That is a very good stock mix, and with lots of overlap to the wide moat and BMO Low Volatility models. I will be adding Waste Connections as a “pick” for the wide moat model.

More Sunday Reads

At MoneySense Jonathan Chevreau is getting ready to convert his RRSP to a RRIF. That’s mandated of course, at age 71. A Canadian then has to start receiving payments at age 72. If you miss the conversion, your RRSP will be liquidated and you’ll likely face a massive tax bill. Jon provides a very good RRIF overview in that post.

At My Own Advisor Mark considers a common debate – pay down that mortgage or invest? The simple math suggests that the better option is the one that creates the greater AFTER TAX return. Capital appreciation on your principle residence is tax free. There is no perfect answer as future returns are unknown and future borrowing costs are unknown. All said, it’s hard to go wrong paying down debt, and at least accelerating your mortgage payments.

That said, historical returns for an aggressive investment portfolio will beat real estate returns over time. And of course, those who are in a fortunate position with ample free cash flow will be paying down debt and building up their investment portfolios. It’s usually a choice on which side gets more attention.

We first attacked the mortgage

If you are concentrating on eliminating that mortgage, make sure you have a very robust emergency fund. The home equity of course is not a liquid asset. We do need to be ready for life’s curveballs. My wife and I concentrated on quickly reducing our first mortgage (as we invested modest amounts). That set the table for our net-worth build. Once the mortgage was a minor concern we moved to aggressively building up the investment portfolios. It worked for us, and the emotional component comes into play. We did not want to have a big mortgage hanging over our heads, at any time.

For weekly reads and podcasts Banker on Wheels might be your first stop. Included in the mix is a look at the valuation levels for the Magnificent 7 that have largely been driving stock returns in the U.S.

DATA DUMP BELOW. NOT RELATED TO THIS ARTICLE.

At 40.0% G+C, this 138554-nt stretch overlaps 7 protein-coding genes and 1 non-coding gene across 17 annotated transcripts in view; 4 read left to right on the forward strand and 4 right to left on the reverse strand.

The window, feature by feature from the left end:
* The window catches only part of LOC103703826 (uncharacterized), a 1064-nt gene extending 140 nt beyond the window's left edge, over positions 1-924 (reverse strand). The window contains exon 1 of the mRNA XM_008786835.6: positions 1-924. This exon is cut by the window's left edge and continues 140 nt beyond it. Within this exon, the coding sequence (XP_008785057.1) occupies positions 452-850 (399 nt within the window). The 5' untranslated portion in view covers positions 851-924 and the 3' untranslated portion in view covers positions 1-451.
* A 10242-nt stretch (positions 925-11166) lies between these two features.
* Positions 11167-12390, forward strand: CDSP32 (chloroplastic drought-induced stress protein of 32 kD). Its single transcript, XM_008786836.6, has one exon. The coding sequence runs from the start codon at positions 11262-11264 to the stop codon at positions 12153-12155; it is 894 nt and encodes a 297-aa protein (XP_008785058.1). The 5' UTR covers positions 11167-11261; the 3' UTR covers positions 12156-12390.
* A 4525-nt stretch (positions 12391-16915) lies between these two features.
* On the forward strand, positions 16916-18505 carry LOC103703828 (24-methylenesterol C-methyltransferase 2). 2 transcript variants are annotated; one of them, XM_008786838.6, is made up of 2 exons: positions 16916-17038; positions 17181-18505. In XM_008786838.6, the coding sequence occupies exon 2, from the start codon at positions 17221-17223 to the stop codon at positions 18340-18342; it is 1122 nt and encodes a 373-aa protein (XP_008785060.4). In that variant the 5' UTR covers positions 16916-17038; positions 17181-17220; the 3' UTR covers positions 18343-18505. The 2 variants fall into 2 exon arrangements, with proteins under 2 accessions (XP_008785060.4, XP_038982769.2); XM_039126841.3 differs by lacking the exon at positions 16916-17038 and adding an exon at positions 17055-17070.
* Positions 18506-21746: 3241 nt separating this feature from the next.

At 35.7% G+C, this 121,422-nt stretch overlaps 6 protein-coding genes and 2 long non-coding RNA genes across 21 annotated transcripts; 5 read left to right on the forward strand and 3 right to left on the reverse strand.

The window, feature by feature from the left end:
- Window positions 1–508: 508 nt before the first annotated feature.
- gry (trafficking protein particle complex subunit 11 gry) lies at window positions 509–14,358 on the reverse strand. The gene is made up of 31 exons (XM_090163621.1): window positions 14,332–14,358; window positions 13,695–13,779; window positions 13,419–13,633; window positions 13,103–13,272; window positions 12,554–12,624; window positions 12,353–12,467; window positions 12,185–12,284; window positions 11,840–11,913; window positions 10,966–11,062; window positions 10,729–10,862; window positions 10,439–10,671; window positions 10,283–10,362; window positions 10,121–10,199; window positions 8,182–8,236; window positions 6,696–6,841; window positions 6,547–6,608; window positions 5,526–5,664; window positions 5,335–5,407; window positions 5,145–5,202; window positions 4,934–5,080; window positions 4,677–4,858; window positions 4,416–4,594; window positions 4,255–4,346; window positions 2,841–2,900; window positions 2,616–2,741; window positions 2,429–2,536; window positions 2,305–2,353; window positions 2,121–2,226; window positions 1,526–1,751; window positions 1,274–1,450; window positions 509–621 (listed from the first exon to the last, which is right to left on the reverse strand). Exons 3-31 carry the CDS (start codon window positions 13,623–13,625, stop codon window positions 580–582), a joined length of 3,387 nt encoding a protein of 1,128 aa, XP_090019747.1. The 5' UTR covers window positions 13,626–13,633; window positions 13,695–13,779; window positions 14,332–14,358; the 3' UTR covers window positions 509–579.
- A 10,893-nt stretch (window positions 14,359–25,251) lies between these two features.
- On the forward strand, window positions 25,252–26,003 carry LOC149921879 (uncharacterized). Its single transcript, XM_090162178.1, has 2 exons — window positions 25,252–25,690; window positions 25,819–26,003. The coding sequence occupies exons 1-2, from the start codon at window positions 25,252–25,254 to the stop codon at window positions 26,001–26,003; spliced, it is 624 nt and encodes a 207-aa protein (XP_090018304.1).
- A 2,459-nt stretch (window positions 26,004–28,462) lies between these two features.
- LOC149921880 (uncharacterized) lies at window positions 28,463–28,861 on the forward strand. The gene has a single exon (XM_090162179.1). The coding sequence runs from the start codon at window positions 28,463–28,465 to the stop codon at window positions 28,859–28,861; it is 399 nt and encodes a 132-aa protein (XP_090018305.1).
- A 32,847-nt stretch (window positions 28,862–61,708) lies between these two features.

At BOW you’ll also find a video from a couple that is one step closer to FIRE – Financial Independence Retire Early.

Power Corporation

Dividend Hawk’s weekly review includes an overview of Power Corp’s financial results. That is a popular stock for Canadians who create their own stock portfolio.

At the Retirement Manifesto Fritz offers investment lessons from Lewis & Clark. The parallels:

  • A journey into the unknown.
  • The journey included elements of danger.
  • Preparation was critical for success.
  • Self-sufficiency was required.
  • Once underway, it was tough to turn back.
  • There were unexpected developments en route.
  • The expedition was a success.

Another fine read from Fritz.

And one of my favourites in the oil and gas space …

I love my big 4 in CNQ, IMO, TOU and SU. Inflation protection, and my gas bill is more than paid for when we travel. There is no risk of oil prices spikes putting a damper on any car trip or flight travel plans. The higher oil prices go, the more you make. It’s that simple.

A word from Dividend Daddy

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Dale Roberts is the owner operator of the Cut The Crap Investing blog.  A  former ad guy and investment advisor and occasional columnist for MoneySense, Dale helps Canadians say goodbye to paying some of the highest investment fees in the world. This blog originally appeared on Cut the Crap Investing on March 24, 2024 and is republished on the Hub with permission.